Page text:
In an attempt to answer such questions, Yale University psychologist Stanley Milgram conducted what certainly has become one of the most famous and controversial social psychology experiments ever conducted. The Milgram obedience to authority studies were based on a series of experiments conducted in the early 1960s which measured the willingness of an individual to obey an authority figure whose directives conflicted with his or her own conscience.
To conduct his experiments, Milgram recruited participants through newspaper ads under the guise that they would be participating in a study on the effect of punishment on memory and learning. Each experiment involved three people: a experimenter, a teacher (the subject) and a learner (accomplice). The two participants drew slips of paper from a hat to determine who would be the teacher and the learner. In actuality, the drawing was rigged so that the subject would always be the teacher.
At this point the electric chair is introduced and the teacher is given a sample shock at 45 volts which adds authenticity to the experiment. The learner is then strapped into the chair and the teacher seated in an adjoining room which contains the shock generator. The shock generator was a console which had 30 levers indicating various levels of shock from 15 volts to 450 volts. The experimenter then explained to the teacher that he was to "read a series of word pairs to the learner and then read the first word of the pair along with four terms. The learner was to indicate which of the four terms had originally been paired with the first word." For each wrong answer the teacher was told to administer an incrementally increasing level of shock. Of course the experiment was rigged so that the learner, who was actually an accomplice, would not actually receive any shock and would only be acting as if he did.1
As the experiment progressed, the learner starts to act out in a rehearsed fashion; at 75 volts he begins to grunt, at 120 volts he complains about the pain and at 150 volts he demands to be released. At 285 volts he screams in agonizing pain.2 If the teacher expresses an unwillingness to continue the experimenter responds with prods such as "Please continue", "The experiment requires that you continue", "It is absolutely essential that you continue" or "You have no other choice, you must go on".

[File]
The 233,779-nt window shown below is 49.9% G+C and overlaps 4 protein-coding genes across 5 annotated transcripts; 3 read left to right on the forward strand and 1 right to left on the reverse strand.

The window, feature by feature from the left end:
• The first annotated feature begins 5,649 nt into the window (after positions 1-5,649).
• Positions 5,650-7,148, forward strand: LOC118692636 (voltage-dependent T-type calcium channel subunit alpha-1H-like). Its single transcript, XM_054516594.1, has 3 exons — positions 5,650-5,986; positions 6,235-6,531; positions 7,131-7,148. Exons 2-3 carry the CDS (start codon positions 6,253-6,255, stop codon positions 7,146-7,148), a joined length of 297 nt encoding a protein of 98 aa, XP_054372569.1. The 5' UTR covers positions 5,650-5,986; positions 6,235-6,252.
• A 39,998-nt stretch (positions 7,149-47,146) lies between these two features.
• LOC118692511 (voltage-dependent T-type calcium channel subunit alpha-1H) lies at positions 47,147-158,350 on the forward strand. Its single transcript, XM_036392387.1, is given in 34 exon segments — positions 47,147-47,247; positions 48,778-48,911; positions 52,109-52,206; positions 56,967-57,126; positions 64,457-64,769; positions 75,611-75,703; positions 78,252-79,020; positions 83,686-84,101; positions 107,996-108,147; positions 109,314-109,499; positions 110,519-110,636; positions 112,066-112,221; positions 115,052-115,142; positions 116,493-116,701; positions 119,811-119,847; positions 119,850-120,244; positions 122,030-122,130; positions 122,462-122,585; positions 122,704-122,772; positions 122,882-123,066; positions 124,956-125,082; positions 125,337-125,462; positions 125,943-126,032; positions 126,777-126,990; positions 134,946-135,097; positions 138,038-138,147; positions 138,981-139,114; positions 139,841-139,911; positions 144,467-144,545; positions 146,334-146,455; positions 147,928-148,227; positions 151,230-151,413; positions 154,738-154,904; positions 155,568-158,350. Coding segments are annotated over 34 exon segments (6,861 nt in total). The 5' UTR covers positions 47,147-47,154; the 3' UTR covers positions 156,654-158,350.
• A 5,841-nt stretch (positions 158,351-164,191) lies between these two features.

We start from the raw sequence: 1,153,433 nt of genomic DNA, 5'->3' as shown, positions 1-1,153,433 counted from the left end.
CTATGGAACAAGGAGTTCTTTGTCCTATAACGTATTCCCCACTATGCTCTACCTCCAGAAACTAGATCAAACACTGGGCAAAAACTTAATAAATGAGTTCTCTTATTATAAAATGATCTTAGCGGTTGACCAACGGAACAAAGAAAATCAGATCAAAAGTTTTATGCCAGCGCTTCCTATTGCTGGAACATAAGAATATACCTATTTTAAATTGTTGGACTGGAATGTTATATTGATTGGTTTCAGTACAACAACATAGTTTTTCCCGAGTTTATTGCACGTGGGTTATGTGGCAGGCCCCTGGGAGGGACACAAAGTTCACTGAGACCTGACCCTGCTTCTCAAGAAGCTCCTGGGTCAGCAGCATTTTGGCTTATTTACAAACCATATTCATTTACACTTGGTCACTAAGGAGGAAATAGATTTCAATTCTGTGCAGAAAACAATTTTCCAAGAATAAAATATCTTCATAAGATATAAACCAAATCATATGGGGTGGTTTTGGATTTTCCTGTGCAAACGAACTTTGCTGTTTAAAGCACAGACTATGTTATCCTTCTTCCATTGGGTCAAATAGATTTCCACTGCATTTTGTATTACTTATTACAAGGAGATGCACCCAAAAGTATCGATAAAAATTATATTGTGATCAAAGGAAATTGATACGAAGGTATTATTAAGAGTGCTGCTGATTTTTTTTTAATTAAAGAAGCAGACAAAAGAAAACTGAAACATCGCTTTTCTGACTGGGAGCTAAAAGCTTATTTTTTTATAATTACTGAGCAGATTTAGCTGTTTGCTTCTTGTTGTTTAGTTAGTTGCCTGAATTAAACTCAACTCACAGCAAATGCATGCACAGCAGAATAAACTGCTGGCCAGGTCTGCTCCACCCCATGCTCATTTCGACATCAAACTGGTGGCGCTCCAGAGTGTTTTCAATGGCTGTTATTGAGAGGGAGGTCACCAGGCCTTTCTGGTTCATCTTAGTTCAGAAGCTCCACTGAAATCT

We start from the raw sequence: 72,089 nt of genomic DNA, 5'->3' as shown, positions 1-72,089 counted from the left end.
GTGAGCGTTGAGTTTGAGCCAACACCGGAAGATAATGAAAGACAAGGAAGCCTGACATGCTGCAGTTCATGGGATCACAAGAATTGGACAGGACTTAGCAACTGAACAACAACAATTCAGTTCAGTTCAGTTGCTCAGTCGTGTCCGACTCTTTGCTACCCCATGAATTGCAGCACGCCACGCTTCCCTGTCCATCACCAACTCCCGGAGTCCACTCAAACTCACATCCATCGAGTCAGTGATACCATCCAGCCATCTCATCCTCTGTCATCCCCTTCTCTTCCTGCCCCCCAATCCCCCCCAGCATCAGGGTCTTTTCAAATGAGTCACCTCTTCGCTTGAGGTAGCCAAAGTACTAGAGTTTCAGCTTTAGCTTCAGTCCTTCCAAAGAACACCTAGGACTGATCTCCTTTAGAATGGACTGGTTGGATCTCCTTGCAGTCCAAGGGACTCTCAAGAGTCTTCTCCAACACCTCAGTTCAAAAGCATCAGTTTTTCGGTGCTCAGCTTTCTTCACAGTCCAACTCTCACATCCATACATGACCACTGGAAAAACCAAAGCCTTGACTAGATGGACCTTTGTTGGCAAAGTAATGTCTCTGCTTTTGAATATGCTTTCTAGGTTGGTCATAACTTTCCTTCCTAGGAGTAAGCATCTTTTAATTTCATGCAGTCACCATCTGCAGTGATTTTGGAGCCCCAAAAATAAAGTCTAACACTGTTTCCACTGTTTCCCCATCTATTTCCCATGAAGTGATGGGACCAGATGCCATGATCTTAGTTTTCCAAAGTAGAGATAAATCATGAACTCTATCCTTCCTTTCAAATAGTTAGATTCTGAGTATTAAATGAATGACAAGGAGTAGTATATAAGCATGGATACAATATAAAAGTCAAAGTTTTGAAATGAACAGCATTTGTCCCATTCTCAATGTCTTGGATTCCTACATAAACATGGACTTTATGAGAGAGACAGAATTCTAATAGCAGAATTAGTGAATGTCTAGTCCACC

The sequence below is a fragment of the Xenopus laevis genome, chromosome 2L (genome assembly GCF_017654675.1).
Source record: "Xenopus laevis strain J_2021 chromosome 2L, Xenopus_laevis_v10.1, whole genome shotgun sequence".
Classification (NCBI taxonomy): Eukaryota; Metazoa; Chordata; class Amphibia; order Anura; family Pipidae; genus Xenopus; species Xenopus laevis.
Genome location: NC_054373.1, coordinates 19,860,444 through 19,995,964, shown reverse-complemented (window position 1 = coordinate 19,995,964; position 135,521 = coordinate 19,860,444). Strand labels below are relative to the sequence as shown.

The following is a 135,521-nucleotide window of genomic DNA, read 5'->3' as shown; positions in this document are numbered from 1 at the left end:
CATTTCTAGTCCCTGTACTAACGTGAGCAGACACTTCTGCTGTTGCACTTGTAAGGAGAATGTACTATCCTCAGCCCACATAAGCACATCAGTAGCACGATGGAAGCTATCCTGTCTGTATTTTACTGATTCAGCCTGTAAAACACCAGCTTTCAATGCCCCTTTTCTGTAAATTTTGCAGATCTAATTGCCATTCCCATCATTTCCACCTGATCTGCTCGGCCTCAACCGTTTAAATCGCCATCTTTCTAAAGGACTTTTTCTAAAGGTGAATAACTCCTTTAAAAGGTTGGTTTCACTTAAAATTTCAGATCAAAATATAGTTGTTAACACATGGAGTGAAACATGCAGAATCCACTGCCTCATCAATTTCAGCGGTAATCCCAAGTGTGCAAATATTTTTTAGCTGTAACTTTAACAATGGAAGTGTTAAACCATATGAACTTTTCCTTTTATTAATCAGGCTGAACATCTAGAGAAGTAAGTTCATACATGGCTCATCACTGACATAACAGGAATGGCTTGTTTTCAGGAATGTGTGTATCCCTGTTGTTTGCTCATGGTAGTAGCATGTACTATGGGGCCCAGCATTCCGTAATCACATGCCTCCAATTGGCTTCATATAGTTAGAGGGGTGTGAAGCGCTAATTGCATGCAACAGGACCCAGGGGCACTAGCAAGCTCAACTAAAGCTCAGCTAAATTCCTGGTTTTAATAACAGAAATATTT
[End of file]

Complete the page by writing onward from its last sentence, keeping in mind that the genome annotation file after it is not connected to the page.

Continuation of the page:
The incredible results to these experiments were that 65% of all participants continued to the highest level of shock of 450 volts. Many of the participants exhibited signs of extreme tension, especially when administering higher levels of shock. Subjects were observed sweating, trembling, stuttering, biting their lips and even succumbing to fits of nervous laughter.
Milgram conducted many variations of the experiment which allowed him to gain some insight into the situational differences which allowed for more or less resistance to authority. His primary explanation as to why most subjects did not refuse to continue with the experiment was that once they had accepted the right and role of the authority figure, they relinquished responsibility to that person. "The essence of obedience is that a person comes to view himself as the instrument for carrying out another person's wishes, and he therefore no longer regards himself as responsible for his actions. Once this critical shift of viewpoint has occurred, all of the essential features of obedience follow. The most far-reaching consequence is that the person feels responsible to the authority directing him but feels no responsibility for the content of the actions that the authority prescribes. Morality does not disappear -- it acquires a radically different focus: the subordinate person feels shame or pride depending on how adequately he has performed the actions called for by authority.
Language provides numerous terms to pinpoint this type of morality: loyalty, duty, discipline are all terms heavily saturated with moral meaning and refer to the degree to which a person fulfills his obligations to authority. They refer not to the "goodness" of the person per se but to the adequacy with which a subordinate fulfills his socially defined role. The most frequent defense of the individual who has performed a heinous act under command of authority is that he has simply done his duty. In asserting this defense, the individual is not introducing an alibi concocted for the moment but is reporting honestly on the psychological attitude induced by submission to authority."3
There have been various replications of Milgram's experiment by both scientist and non scientist which have resulted in similar outcomes. This video is a replication conducted by social psychologist Jerry Burger which aired on the BBC back in 2009.
Another very controversial recreation was the 2010 french documentary Le Jeu de la Mort (The Game of Death) which included a version of the Milgram experiment turned into a reality TV show.
1. Milgram. "Behavior Study of Obedience" The Journal of Abnormal and Social Psychology 67.4 (1963): 371-378
2. Milgram. Obedience to Authority. HarperCollins,1974
3. Milgram. "The Perils of Obedience" Harper's December 1973: 62-77 http://myclass.peelschools.org/sec/12/28291/Homework/Milgram%20-%20perils%20of%20obediance.pdf